Radio Station WWPV on the comeback trail post-pandemic

A handful of dedicated students stays with it to make the difference for longstanding operation, located on Dion second floor

September 21, 2022
By Faith Morgan '23

Robert Dwyer ’23, left, with Connor Torpey ’23, in the WWPV record and CD collection room in behind the Dion studio.

WWPV is a radio station owned by Saint Michael’s College and licensed to serve the community of Colchester, VT. The station’s control room exists on the second floor of Dion Family and Student Center. Located right next to the floor’s popular ping-pong table, the room has a glass wall separating it from the floor in Dion, giving students the opportunity to watch the station come to life.

During his first year at Saint Michael’s, Connor Torpey ‘23, an art and design major from Bridgewater, NJ, says he was sitting second floor of Dion, doing his homework, when suddenly he found himself laughing out loud at the improv comedy show that was being broadcast live from the WWPV station at the time, just to his left. The host was Robert Dwyer ‘23, a political science major and data science minor from Brookline, NH.

Torpey said that his father, Saint Michael’s alumnus Kevin Torpey ‘86, was an active member of WWPV during his time as a student and often shares his radio show stories, so when Connor found himself interested in Dwyer’s show, he immediately thought back to his father’s anecdotes and knew he had to give the station a try.logo leeft

Connor Torpey said his initial appreciation for Dwyer’s show led to the two becoming friends, and Dwyer helped him get involved with the station. Torpey said anyone can get involved and host a radio show as he did even without becoming a formal member of the WWPV campus club. The final three station call letters stand for “Winooski Park, Vermont.” The original campus station that started on North Campus many decades ago was WSSE for “Society of Saint Edmund.” The studio was in St. Edmund’s Hall until the building of Dion. Through the years many outside community member or faculty and staff have had shows alongside students, reflecting varied interests in music or talk formats.

Soon after Torpey gained interest in the station, however, College officials made the decision to send students home for the rest of the spring 2020 semester due to COVID-19, causing the radio station to go silent. “We had no one on the air for the rest of the semester,” said Dwyer. Even after students returned in the fall of 2020 with the hope of getting things back to normal, some restrictions still in place prohibited the station from running regularly and successfully, Torpey said.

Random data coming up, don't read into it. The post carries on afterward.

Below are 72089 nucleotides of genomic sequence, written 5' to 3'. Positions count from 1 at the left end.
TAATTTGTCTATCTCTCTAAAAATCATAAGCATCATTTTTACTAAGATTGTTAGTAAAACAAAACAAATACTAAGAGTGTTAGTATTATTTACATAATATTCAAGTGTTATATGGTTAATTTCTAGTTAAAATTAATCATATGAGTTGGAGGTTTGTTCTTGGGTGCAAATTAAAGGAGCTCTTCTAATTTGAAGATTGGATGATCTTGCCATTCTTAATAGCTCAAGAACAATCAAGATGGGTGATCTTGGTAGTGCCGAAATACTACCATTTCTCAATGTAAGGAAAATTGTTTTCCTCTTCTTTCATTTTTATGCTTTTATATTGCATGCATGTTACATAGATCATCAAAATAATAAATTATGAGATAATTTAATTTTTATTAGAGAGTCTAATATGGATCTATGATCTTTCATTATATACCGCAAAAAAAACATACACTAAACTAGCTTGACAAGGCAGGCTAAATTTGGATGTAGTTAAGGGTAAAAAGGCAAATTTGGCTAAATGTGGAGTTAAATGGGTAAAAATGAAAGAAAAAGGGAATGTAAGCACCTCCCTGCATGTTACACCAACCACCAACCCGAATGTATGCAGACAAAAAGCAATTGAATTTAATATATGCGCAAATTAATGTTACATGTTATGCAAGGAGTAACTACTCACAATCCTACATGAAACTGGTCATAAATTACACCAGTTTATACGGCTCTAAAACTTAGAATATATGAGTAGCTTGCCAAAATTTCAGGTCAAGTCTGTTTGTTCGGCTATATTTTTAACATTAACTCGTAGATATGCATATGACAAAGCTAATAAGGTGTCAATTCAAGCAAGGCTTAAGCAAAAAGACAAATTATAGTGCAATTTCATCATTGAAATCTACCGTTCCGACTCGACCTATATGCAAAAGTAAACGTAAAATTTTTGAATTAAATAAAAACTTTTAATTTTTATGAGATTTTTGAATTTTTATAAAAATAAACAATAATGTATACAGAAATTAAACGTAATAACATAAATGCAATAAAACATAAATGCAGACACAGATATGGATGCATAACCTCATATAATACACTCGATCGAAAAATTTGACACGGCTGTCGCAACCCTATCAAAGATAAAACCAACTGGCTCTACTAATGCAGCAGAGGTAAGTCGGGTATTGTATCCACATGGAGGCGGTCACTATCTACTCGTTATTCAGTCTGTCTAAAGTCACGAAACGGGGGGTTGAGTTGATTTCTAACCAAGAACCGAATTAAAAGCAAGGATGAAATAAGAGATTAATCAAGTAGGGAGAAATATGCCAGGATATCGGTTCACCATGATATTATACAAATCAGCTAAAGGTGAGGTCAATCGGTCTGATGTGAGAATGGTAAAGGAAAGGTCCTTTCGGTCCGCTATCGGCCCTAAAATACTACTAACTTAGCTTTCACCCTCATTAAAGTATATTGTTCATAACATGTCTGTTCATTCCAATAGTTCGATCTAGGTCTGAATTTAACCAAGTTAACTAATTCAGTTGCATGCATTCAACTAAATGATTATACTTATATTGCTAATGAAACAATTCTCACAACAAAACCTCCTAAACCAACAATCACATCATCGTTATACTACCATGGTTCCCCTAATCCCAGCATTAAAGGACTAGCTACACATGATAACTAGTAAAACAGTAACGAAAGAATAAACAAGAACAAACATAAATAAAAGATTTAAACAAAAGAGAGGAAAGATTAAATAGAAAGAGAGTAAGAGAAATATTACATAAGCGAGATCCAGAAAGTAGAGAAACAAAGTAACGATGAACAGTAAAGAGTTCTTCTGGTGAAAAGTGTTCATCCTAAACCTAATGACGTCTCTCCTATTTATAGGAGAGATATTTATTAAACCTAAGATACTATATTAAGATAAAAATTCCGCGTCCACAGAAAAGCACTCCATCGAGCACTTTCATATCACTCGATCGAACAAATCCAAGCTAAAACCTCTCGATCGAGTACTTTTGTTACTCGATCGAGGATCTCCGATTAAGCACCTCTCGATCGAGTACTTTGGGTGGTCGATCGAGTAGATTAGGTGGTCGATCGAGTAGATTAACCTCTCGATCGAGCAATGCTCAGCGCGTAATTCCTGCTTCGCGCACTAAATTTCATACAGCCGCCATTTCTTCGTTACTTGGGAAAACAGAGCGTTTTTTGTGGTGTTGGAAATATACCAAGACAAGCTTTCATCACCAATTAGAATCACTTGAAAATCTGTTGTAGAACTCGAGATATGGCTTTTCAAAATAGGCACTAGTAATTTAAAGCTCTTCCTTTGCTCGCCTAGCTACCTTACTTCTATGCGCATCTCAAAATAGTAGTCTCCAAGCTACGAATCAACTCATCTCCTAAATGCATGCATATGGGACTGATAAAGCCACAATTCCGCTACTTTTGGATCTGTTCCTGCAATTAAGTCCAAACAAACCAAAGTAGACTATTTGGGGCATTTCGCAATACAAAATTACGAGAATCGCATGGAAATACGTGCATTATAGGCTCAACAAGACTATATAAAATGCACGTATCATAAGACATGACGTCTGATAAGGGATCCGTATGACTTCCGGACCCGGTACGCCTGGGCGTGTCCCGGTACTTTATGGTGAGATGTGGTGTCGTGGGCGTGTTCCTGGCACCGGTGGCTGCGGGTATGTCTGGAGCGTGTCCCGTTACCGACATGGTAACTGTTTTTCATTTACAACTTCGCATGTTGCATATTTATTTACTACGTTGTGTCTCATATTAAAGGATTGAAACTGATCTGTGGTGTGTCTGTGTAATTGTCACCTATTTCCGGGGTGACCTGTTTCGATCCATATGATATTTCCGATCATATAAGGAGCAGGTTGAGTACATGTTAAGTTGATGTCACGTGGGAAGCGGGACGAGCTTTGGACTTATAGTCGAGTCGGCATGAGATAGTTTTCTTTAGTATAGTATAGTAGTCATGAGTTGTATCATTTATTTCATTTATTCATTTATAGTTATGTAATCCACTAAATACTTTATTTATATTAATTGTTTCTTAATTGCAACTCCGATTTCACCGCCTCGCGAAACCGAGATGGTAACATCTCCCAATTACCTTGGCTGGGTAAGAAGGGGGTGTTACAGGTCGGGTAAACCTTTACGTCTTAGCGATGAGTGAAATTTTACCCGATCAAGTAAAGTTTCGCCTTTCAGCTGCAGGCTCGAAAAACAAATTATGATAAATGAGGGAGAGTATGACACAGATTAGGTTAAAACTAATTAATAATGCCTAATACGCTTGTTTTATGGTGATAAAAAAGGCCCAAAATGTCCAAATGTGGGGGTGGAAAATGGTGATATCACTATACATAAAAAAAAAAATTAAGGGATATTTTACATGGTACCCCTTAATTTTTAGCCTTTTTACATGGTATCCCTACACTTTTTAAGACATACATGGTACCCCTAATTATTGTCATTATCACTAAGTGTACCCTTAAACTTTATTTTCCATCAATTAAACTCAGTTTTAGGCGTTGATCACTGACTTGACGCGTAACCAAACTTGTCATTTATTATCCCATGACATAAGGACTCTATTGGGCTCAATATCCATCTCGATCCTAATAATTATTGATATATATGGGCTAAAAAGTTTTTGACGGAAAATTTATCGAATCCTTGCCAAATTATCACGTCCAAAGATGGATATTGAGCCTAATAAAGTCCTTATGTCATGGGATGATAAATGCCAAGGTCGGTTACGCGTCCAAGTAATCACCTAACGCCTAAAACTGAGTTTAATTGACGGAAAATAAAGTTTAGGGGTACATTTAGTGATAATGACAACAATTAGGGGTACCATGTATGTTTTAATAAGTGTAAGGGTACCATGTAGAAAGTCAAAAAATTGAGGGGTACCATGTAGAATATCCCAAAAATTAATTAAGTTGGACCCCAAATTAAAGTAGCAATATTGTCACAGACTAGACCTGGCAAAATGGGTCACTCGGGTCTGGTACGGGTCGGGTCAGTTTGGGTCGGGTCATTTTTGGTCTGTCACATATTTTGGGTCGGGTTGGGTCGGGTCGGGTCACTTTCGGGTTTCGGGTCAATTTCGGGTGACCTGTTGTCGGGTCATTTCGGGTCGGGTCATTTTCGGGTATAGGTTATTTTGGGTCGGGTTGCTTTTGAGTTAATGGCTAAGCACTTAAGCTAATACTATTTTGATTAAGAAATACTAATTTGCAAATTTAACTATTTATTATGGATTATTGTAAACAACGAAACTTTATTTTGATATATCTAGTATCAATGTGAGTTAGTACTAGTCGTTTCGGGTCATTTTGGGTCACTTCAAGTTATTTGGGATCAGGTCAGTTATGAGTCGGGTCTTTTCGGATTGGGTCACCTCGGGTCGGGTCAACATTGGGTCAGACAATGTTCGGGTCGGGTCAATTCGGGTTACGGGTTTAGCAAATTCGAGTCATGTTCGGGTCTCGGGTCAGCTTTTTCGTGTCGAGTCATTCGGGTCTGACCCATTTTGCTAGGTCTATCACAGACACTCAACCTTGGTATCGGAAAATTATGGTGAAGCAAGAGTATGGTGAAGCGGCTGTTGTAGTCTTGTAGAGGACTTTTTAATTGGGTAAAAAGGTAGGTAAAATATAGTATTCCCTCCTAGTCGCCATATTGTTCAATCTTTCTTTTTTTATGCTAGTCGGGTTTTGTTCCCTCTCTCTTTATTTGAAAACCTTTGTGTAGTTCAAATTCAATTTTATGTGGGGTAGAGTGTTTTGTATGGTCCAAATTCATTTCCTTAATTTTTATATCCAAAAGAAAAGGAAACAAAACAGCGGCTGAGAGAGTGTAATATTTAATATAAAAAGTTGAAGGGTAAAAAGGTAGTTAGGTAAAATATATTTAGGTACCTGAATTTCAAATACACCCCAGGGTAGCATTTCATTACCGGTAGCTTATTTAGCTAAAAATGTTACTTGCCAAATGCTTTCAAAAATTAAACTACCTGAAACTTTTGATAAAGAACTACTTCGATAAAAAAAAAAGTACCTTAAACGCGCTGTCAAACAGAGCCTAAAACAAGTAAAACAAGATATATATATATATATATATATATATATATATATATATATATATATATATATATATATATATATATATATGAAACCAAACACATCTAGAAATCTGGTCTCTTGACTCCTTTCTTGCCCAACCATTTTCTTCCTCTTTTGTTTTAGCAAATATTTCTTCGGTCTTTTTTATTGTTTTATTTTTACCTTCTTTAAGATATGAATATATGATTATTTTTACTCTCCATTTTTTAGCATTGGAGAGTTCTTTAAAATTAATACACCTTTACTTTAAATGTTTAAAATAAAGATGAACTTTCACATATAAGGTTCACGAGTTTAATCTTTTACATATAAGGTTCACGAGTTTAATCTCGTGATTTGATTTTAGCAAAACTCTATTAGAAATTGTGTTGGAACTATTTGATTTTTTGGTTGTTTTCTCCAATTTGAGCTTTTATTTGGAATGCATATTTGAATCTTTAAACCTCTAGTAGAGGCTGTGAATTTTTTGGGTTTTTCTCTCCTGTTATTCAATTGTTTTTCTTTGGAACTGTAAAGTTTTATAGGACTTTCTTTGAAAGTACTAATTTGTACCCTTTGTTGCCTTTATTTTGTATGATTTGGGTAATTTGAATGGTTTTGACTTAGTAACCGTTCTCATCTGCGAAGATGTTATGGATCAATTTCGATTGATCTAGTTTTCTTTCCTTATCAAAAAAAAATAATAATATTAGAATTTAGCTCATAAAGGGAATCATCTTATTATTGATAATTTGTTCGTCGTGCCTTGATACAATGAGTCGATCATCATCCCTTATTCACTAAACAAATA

The WWPV studio on Dion second floor. (photo Faith Morgan)

Dwyer said the entire WWPV executive board graduated in 2021, leaving only Torpey, another club member, and himself to resurrect the club and get it up and running, despite the three having scant knowledge at that time of how the station works. Yet, with determination and teamwork, the group succeeded in getting the station running again for the 2021-2022 academic year, with 20 shows planned to air at the beginning of that year.

After a successful year of getting the station back into the swing of things, Dwyer and Torpey said they are looking forward to getting new radio shows out there this year.

The WWPV club functions a bit differently from other clubs because it only meets once at the beginning of the year. This meeting is to teach radio show hosts about the station’s equipment and to teach them how to use it. Throughout the rest of the year, hosts fully run their own shows weekly for each at a designated show time, said Dwyer.

Radio hosts are welcome to contact a member of the executive board if they need assistance with the equipment throughout the year, said Dwyer. “The independence is really there though,” he said. “Once you learn the equipment, you get free rein to do what you’d like on the show, within FCC guidelines of course.” As another resource, the longstanding staff adviser for the WWPV club, John Connors of the College’s Information Technology office, makes himself available if needed.

The WWPV Club creative director, Jenna Farber ‘24, a psychology major with a sociology and gender studies double minor from Coventry, RI, said that her biggest goal for the station is to recruit new show hosts and members of the club this year.


Jenna Farber ’24, center, and the Fruitcakes crew in a recent WWPV poster.

Farber said she also hopes to market the station to the school more. She attributes students’ lack of knowledge about the station to the minimal use of radios nowadays. She hopes that the club soon will be able to have the station played in more traffic-heavy areas of campus such as in Alliot and the Campus Store.

Farber runs a radio show with two of her friends every Sunday at 10 a.m. titled “Fruitcakes.” The group chooses a music theme for each week. One recent week, for instance, the group decided to play only covers of songs as their musical theme. The show consisted of songs such as “Wonderwall” by Ryan Adams, “Since U Been Gone” by A Day to Remember, and more.

The group also will occasionally host “Fruitcakes” in a talk show format, where they will engage in debates, tell personal stories, share childhood memories, play “would you rather,” and more.

Farber is looking to have more students join the WWPV club and/or host a radio show this year. “Any student should consider trying out a radio show. If you’re into music, talk shows, podcasts, or anything along those lines you’d definitely love it,” she said, adding that the radio station is great because it allows students to engage with any topic, so there’s something for everyone.

To learn more about hosting a radio show, or to get involved, contact To check out the weekly radio show schedule, visit

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